HORAL SCENE BY lARRY BECKWITH A PLUG FOR us April means new beginnings for the organization Wlder whose banner I write this co!Wllll. As of April 1, the Onti!fio Choral Federation becomes Choirs Ontario, commencing a new chapter in its life as the arts service organization and voice of choirs and choral music lovers in the province of Ontario. On that date, we also move into a new office at 112 St. Clair Avenue West, Suite 403. (We will be , sharing that space with the Royal Canadian College of Organists). Choirs Ontario has a membership of approximately 360 choirs and 400 individuals across the provirice. Members receive our newsletter, Dynamic, and have access to oUr music library and considerable resource materials, including workshop grants. Perhaps most importantly, members' fees help to support tl1e valuable progranlllles and services Choirs Ontario provides. 1l1ese include the Ontario Youth Choir - this year conducted by London-area conductor Ken Fleet -and the Children's Choir Camp, whose conductor in 1999 will be Jeannette Steeves. Choirs Ontario· is a vibrant organization looking ahead to a bright future.' With a growing membership, we can only be stronger, so I invite all WholeNote readers who Jove and care about choral music to join Choirs Ontario and be part of a truly positive force in the city and the province. For more information, write to me at Choirs Ontario, ll2 St. Clair Avenue West, .Suite 403, Toronto, Ontario, M4V 2Y3, or e-mail me at email@example.com. Our website address is www.choirsontario.org. And our new numbers, after April I, will be (416) 923-1144 (phone) and (416) 929-0415 (fax). liEINruCHS HONOUR lsELER On April 7, the University of Toronto will rumo\Ulce the incumbent of the Elmer Iseler Chair in Conducting in the Faculty of Music. This position was created by the generous endowment of the Vern and Elfrieda Heinrichs Foundation. The Heinrichs are responsible for supporting Cru1adian choral music to the ttine of millions of dollars over the years. 1l1e Iseler Chair at U ofT will ensure a vibrant choral music progrrumne at Canada's largest atld most prestigious music school, as well · as celebrating Elmer Iseler, the man who did so much to build this co~try's choral scene. The University will also hpst a Tribute to Elmer Iseler on April 10, featuring the U ofT Symphony, MacMillan Singers, Iseler Singets and conductors Sir David Willcocks, Lydia Ad.runs atld Doreen Rao. 1l1e next day, Willcocks and Adruns lead tl1e · Iseler Singers in Great HY1m1s of the World. CONCERTS CATCHING MY EYE 1l1e following weekend, the Orpheus Choir continues its brilliru1t progrrumning with a concert entitled A Time of Fear, A Time of Peace, with music by Bloch and Haydn. 1l1e Amadeus Choir, conducted by Lydia Adruns, presents the rarelyperfonned Ha11del oratorio Solomon on April 18. 1l1is is one of Handel's most inventive and powerful choral works and Adruns is to be commended for tackling it. Oil the same evening, the Victoria Scholars present 1l1e French Connection with all sorts of great French, Swiss and Canadiru1music' for men's choir. April 24 is busy night for choirs. 1l1e Toronto Chrunber Choir, conducted by David Fallis, presents Songs of the Angels with glorious music by a whole range of composers from Hildegard of Bingen to Healey Willatl, including a new piece by Christos Hatzis. 1l1e choir will also be launching their new CD 1l1e Voice of My Beloved, which I happen to know is a very special recording. Cantores Celestes, directed by the effervescent Kelly Galbraith, celebrates tl1eir 1Oth aru1iversary with an abundance of guest perfonners. Pax Christi Chorale, conducted by Stephanie Martin, offers 1l1e Time of Singing atld All1l1e King's Voices sing gypsy songs by Braluns, Kodaly and others. HARRY SoMERS 1l1ere are many other choral e~ents happening in April (see Choral Quick Picks, below) but I wru1ted to touch on another matter: the music cmmnunity was saddened by tl1e death of Hany Somers, last month. There were many eloquent tributes and a memorial celebration is promised very soon. Choral music lovers must never forget the vitally important contributions tllat Somers made to tl1e repertoire atld I speak here not only of the · witty atld entertaining Five Songs of the Newfoundland Outports. I have noticed a slightly disturbing trend lately of many choirs somehow taking the easy way out when progrrumning contemporary Canadian works. Not that the Outports songs are not challenging or satisfying. I simply 'mean that there is so much more to Harry Somers than iliose clever ditties. I urge conductors to look up Kyrie, 1l1e Wonder Song, Gloria, Tirree Limericks, Crucifixion and a beautiful short motet God the Master of fuis Scene. 1l1ey may seem insurmountable at first, but so is all great, complicated music. Somers was a brilliant, deeply inspired composer atld it now falls to us to keep his memory alive. And a final note: the Yip's Children's Choir are sending a contingent to the International Choral Festival in China in August and are looking for participru1ts between the ages of 12 atld 18 to swell the rrulks. Interested choristers are asked to phone Hilda Cheung at 905-513- 0955 x228. Larry Beckwith is the General Manager of Choirs Ontario CHORAL QUICK PICKS April 02 4pm St. Paul's Choir 7:30pm Metropolitan Festival Choir and Orchestra 8pm St. Anne's Choir 8pm Toronto Mendelssohn April 03 _ 7:30pm 1 000-voice chorus 7 :30pm St. Christopher's Anglican Church Choir 8pm Guelph Chamber Choir April 09 7 :30pm Canterbury Cathedral Choir 8pm Mohawk College Singers 8pm University of Guelph School of Fine Art and Music Choral Concert April 10 8pm Elmer lseler Singers; University of Toronto Choirs 8pm Toronto Camerata April 11 3pm, 8pm Toronto Camerata 4pm Saint Andrew Chorale 7pm Elmer lseler Singers April 12 8pm Glenn Gould Professional TORONTo's ONLY COMPREHENSIVE CLASSICAL & CONTEMPORARY CONCERT LISTINC SOURCE School Choir April 15 2pm High Park Girls' Choir 7:30pm Choirs from Toronto District School Board April 16 7:30pm Annex Singers of TorontoNoices 8pll) Men of The Deeps April 17 3:30pm Tapestry Chamber 8pm Toronto Camerata 8pm John Laing Singers - 8pm Orpheus Choir of Toronto; Sidgwick Scholars; Temple Emanu-El Choir 8pm Penthelia Singers April 18 4:30pm St. Anne's Choir 7:30pm Amadeus Choir 8pm Victoria Scholars . April20 12:15, 8pm: Men of the Deeps April24 7:30pm Canadiim Orpheus Male 7:30 & April 25 3pm Toronto Children's Chorus, Training Choirs I, II, & Ill; Prague Philharmonic Children's Choir; The Alabama Boychoir; Ottawa Central Choir 8pm All the King's Voices 8pm Cantores Celestes 8pm Pax Christi Chorale 8pm Toronto Chamber Choir; Amadeus Chamber Choir April 25 2pm Etobicoke Youth Choir 7pm Elmer lseler Singers April26 8pr:n Men of the Deeps April 28 7pm Male Singers of South Ostrobothnia - JUSSI Choir; Veterans' Choir from Finland April 29 8pm Nathaniel Dett Chorale April 30 7:30pm Gentlemen & Boys of St. Simon-The-Apostle 8pm Gallery & Ritual Choirs of Church of St. Mary Magdalene April 30 & May 01 8pm Te Deum Singers May 01 7:30pm Oakham House Choir of Ryerson Polytechnic University 8pm Choir of Grace Church onthe-Hill May 02 2pm La Jeunesse; Hampton Avenue; Lachan; Contagious; Nathaniel Dett Chorale 4pm Gallery & Ritual Choirs of Church of St. Mary Magdalene 4pm Toronto Classical Singers May 03 8pm Metropolitan Toronto Police AssoCiation Male Chorus ' May04&05 8pm Centre Wellington Singers May 05 8pm RCM Repertory Chorus (Adult Community Choir) May 07 ·apm Exultate Chamber Singers 8pll) Toronto Mendelssohn Choir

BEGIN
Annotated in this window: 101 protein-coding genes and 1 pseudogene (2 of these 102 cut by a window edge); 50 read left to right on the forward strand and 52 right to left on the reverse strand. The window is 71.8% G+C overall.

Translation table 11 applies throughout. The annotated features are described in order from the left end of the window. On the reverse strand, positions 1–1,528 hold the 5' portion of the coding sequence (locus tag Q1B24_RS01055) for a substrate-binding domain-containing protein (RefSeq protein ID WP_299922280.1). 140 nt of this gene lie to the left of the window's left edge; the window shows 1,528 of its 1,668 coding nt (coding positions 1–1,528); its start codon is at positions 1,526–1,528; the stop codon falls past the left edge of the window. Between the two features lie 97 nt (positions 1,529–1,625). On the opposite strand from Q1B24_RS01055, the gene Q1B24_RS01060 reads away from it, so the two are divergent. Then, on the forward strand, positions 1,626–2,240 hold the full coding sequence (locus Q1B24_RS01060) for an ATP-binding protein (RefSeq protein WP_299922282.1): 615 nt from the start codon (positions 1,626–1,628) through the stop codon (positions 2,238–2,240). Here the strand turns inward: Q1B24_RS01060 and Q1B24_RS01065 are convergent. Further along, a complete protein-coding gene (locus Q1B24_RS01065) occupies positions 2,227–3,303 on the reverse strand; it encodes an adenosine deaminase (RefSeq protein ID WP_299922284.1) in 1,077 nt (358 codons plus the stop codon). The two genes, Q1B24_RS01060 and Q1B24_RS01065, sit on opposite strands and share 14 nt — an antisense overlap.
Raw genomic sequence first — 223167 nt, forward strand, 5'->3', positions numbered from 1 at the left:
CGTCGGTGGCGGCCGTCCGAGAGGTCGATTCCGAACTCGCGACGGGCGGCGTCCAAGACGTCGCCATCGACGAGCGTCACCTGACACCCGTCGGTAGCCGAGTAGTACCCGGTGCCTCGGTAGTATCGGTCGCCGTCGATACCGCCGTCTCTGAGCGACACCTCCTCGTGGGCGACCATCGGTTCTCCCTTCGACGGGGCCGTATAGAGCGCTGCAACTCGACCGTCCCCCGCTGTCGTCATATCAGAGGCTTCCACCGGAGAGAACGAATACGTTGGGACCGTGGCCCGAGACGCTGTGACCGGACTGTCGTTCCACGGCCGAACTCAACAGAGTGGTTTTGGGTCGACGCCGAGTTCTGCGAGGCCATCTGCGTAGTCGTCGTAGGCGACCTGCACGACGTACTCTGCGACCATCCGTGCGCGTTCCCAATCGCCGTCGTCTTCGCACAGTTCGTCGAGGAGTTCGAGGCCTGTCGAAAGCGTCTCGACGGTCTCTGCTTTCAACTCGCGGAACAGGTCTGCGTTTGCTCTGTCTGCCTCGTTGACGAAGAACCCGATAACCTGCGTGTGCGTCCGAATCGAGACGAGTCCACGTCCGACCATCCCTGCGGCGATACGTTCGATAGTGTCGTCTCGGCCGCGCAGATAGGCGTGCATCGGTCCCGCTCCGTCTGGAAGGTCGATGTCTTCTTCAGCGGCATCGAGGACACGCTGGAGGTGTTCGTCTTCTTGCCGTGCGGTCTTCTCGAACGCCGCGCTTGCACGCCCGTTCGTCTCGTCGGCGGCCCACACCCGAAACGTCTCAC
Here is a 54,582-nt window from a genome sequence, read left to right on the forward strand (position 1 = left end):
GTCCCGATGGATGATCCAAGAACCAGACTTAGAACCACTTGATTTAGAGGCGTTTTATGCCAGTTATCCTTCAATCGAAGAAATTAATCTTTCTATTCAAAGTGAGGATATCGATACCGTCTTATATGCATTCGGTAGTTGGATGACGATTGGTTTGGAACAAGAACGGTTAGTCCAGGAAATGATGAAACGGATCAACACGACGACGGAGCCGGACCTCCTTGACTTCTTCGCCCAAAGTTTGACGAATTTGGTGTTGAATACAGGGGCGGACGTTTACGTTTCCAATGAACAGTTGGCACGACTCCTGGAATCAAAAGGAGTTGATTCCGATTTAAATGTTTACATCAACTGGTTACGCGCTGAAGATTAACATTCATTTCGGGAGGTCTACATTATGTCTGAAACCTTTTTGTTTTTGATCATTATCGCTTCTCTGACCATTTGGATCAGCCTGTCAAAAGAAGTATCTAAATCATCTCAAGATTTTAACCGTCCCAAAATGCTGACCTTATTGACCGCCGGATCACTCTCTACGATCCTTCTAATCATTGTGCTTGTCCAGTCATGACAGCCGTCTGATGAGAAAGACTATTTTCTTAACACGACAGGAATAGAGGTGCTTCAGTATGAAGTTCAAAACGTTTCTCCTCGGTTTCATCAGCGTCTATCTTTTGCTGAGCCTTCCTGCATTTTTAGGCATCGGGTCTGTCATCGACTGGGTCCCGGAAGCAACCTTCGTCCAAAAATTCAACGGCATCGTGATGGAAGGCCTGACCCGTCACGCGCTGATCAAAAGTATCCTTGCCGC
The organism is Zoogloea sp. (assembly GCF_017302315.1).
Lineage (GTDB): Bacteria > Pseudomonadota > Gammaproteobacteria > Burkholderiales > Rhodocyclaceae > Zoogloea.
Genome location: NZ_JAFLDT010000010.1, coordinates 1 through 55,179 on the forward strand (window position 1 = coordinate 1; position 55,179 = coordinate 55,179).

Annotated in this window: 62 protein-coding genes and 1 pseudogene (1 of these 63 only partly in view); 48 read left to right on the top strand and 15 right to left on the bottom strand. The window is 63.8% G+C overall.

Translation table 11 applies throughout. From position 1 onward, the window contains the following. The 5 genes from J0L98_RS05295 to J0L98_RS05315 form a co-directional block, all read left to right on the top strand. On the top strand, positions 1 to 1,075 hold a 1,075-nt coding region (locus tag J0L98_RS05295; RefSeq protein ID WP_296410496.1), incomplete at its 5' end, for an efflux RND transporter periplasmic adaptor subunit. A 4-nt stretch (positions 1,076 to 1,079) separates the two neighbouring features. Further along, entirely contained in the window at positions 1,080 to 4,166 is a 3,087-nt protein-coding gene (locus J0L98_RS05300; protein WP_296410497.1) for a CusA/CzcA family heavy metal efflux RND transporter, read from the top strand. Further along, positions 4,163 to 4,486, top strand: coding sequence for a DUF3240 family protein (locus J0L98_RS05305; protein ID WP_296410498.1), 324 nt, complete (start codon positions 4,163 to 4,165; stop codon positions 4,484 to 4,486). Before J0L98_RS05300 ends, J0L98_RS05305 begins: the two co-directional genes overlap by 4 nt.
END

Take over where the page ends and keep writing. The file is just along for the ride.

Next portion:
Jmgles to vocal Jazz because it affects the pitch and was an obvious and highly therefore the blend." TI1e jazz satisfying one. From 1982 to harmonies demand precise 1984 shr had a group called intonation in order to really "Sing-co-op&" (pr. syncopate), resonate. "TI1e arrangement is which sang Gene Perling . also very important" she also arrangements. Then around 1990 points out. She let me hear she started to listen to Singers recordings of a couple of her own Unlimited and to Take 6, even recent arrangements, full of before their CDs became tantalizing harmonies, clever commercially available here. She counter melodies with even more wa~ so impressed by Take 6 that clever words and a relentlessly she sat with the CD and wrote out regular string-bass style bass line all the parts for one of the songs. that is sung. TI1en, at a party, she ran into TI1e sigi1ificance of the Words an old friend, arranger Jolm is something that Debbie has Herberman, and after they got been stressing more now than she talking about vocal jazz arrange- used to: "Ifl had been working · ment, they decided to get sqme with Noel [Edison] before our singers together to make a demo Christmas CD it would have been . of their arrangements so they different," she says. "Noel insists could sell them to a publisher. on understanding and bringing But rehearsals started to sound so out the meaning and significance good that they all--Fleming, of the words" she says of the new Herbennan and the singers-- conductor of the Toronto thought they should do something Mendelssolm Choir, of which she more. TI1ey applied for an has been a member for twenty- Ontario Arts Council grant, and five years. got it! TI1e result: the Christmas Jingle, vocal jazz chart with CD, "All I Want for Christmas", Hampton, an anthem at St. Patti's, released in October 1997. an oratorio with the Mendelssolm While vocal jatz isn't exactly a and the TSO--it seems she leams new art fonn - it got started in from everything she does. the 1940's in the U.S. with such Hampton Avenue plans to groups as the Andrews Sisters, make a second CD and to do the Mills Brothers and the more perfonning, including, they Modemaires - it has an intoxicat- hope, some touring. ing feeling of newness about it. It is no accident that it began in the big band era, because the voice parts sound like instnunental lines sung with words- big band music for voices. In fact Debbie says the way she leamed vocal jazz arranging was by writing out the "hom" parts for the Bill Beecroft Band, a wedding band that she sang with for many QUMS years. "I think of the voices as QUINTET homs" she cmmnented. TI1e John Edwards-theorbo instmmental quality of the writing coupled with the jazz vocal music of the hannonies, filled with 17th century dissonances that are generally either avoided or saved for key RedeeMER lurneRAN CHuRcH moments in most classical choral I b9J BlooR ST. W. music, makes it a very demanding genre for the singers. All the singers in Hampton Av.enue are (KEElE SubwAy) 0/$] SRS.OR srudENTS 9"j superb musicians and established professionals in the music , business. "Pitch is everything" Debbie says of what they do. "TI1e si11gers can't even use vibrato, Lydia Adams ConduCtor Monica Whicher Soprano Rebecca Whelan Soprano Catherine Wyn-Rogers Mezzo-soprano Albert Greer Tenor with full orchestra SOLOMON Oratorio by G.F. Handel (1748) Sunday, April18, 1999 at 7:30p.m. George Weston Recital Hall Ford Centre for the Performing Arts TICKETS and Tickets may be obtai'ned:by visiting the Ford Centre box office' or by phoni~~ ·TicketMaster at (416) 870-8000.